To our knowledge, this is the first study to consider noncardiogenic pulmonary edema in patients presenting to the ED with symptoms of ultrapotent opioid use. NCPE is a well-recognized but rare complication of opioid use that has been studied in cases involving heroin but not in cases involving ultrapotent opioids such as fentanyl. In British Columbia, where a public health emergency was declared following a rise in fentanyl-related overdoses and deaths, we found an NCPE incidence of 1.1%, which is similar to the previously reported incidence from heroin use.
Three retrospective studies of NCPE associated with heroin use have shown incidence rates of 0.8%, 2.4%, and 2.1%. This last rate found by Sporer and Dorn is notable for being from the most recent and largest case series (N = 27) of heroin-associated NCPE.
Higher incidence rates were found in two older studies. For example, a retrospective study of 149 heroin overdose patients presenting to a New York inner-city hospital between 1968 and 1970 reported 71 cases of pulmonary edema (48%). Another study of 39 patients with heroin-related symptoms presenting to Johns Hopkins Hospital between 1964 and 1969 reported eight cases of pulmonary edema (21%). The two studies, however, considered only heroin overdose patients admitted to hospital and were therefore subject to significant selection bias. One would expect a higher proportion of NCPE cases in admitted patients than in those presenting to the emergency department with heroin overdose symptoms.
Both our study and Sporer and Dorn’s found similar intubation rates (27% and 33%, respectively) and reported that all other patients were managed with supplemental oxygen by nasal prong or simple face mask. In all cases, respiratory failure was apparent within the first half hour following reversal of the overdose. Patients who were not intubated also followed similar clinical courses in the two studies. In our study, symptoms resolved in 75% of patients within 24 hours and in 25% of patients by 48 hours. In Sporer and Dorn’s study, symptoms resolved in 74% of patients within 24 hours and in 26% of patients by 48 hours. These findings suggest that ultrapotent opioids are not associated with higher rates of respiratory failure requiring intubation than heroin.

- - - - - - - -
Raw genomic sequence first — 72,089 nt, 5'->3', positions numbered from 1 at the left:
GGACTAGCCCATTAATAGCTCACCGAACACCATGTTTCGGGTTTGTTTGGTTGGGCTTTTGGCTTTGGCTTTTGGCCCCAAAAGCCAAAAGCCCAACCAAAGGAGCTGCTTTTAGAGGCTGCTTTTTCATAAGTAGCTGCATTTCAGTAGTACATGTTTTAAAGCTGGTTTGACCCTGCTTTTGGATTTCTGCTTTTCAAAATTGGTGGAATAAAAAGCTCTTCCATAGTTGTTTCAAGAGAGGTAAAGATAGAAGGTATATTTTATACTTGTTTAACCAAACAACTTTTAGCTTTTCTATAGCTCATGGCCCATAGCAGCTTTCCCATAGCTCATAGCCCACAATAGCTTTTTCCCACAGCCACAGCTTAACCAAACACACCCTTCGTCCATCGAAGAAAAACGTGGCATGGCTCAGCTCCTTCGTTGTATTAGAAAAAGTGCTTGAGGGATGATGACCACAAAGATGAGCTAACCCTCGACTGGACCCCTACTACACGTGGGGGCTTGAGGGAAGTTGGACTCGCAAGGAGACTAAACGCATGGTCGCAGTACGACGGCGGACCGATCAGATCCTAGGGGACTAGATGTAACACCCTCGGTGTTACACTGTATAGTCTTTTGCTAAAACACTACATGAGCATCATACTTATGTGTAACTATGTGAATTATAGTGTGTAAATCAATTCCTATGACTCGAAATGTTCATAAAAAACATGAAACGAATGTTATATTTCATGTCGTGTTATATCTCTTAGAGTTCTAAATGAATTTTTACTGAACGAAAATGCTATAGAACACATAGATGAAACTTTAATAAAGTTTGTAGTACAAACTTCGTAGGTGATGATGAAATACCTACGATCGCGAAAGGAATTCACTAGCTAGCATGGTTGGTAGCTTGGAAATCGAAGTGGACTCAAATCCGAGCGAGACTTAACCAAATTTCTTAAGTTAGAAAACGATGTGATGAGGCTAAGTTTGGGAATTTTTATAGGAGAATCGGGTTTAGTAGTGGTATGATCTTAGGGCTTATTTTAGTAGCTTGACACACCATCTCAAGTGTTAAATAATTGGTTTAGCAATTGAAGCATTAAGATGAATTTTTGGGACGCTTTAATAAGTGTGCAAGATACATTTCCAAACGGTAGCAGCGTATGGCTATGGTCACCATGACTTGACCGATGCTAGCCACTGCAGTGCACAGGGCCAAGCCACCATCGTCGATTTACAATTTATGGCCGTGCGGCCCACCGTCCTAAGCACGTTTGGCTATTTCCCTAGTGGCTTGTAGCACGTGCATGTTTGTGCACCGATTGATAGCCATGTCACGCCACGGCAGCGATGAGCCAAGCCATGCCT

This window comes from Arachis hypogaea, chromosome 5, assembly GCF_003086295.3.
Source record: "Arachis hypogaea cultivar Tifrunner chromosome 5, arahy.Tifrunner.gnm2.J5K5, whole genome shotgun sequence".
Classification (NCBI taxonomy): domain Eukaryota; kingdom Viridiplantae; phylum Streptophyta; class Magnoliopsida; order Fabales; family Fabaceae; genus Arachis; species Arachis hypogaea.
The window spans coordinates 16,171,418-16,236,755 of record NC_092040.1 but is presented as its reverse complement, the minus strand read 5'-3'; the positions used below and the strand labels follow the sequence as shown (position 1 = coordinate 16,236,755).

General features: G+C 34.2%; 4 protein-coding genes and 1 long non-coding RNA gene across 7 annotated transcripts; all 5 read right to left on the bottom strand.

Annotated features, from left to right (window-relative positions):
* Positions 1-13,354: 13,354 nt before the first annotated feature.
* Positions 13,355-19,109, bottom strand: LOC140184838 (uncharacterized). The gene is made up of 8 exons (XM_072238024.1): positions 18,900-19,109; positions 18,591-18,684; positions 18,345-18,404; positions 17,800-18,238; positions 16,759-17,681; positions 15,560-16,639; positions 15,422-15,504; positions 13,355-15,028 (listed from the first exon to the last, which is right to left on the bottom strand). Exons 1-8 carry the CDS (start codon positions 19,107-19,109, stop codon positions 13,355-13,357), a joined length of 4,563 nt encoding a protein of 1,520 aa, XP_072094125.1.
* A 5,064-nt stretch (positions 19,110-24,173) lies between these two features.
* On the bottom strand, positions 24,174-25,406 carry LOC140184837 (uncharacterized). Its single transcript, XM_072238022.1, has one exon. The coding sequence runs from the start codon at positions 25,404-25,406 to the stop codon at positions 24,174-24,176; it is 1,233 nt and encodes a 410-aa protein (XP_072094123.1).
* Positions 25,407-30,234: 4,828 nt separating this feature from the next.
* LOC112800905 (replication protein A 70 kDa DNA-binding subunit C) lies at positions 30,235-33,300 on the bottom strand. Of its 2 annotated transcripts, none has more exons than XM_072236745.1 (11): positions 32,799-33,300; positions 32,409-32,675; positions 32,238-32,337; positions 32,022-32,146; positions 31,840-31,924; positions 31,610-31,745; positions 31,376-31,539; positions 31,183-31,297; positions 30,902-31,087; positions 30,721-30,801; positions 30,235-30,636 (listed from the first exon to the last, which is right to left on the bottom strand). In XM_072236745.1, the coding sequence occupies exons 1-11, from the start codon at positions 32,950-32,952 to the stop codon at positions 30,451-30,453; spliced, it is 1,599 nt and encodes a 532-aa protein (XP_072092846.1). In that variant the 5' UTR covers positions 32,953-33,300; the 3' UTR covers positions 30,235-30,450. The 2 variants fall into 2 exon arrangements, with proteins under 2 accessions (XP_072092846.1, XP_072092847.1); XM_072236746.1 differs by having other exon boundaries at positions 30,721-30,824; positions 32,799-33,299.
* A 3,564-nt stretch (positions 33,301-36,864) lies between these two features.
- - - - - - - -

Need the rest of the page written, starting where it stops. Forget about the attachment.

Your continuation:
Though the exact pathophysiology of NCPE remains unknown, autopsy results have shown that nearly all patients who have died after an opioid overdose have findings of pulmonary edema. This suggests that the cause of the pulmonary edema may be a primary effect of opioids rather than a response to naloxone or the associated opioid withdrawal response.[8,9] If this is the case, then the increased efficiency of emergency medical services in providing naloxone in the field may have reduced the incidence of heroin-related NCPE over the past 50 years in the same way that prehospital care appears to have reduced heroin-related deaths. All patients in our study were given naloxone prior to imaging, so it is difficult to separate the effects of the opioid from the effects of the naloxone in the development of NCPE. Additionally, not all patients showed overt clinical signs of pulmonary edema, so it was difficult to establish the time of onset.
Limitations of study
The study was subject to the limitations expected with a retrospective chart review methodology, including those related to incomplete or missing chart information and variations in physician practice patterns. This last limitation is especially relevant regarding the decision to obtain a chest radiograph. Our results could be an underestimation of the true incidence of NCPE, as some treating physicians may not have sent mildly symptomatic patients for radiographs. In addition, ED charts do not always accurately account for comorbid conditions and we may have unwittingly included cases of pulmonary edema attributable to causes other than opioid overdose.
Finally, the use of ultrapotent opioids in the cases studied is difficult to establish definitively, as these synthetic opioids are often found as contaminants in the illicit drug supply and are not detected on typical urine screening tests. There is often no clinical utility in testing specifically for ultrapotent opioids, so the presence of these opioids is not reported. However, it appears that fentanyl is pervasive in the British Columbia opioid drug supply as it has been detected in up to 76% of illicit drug-related deaths, and up to 86% of street drugs tested.[10,11]
Implications of study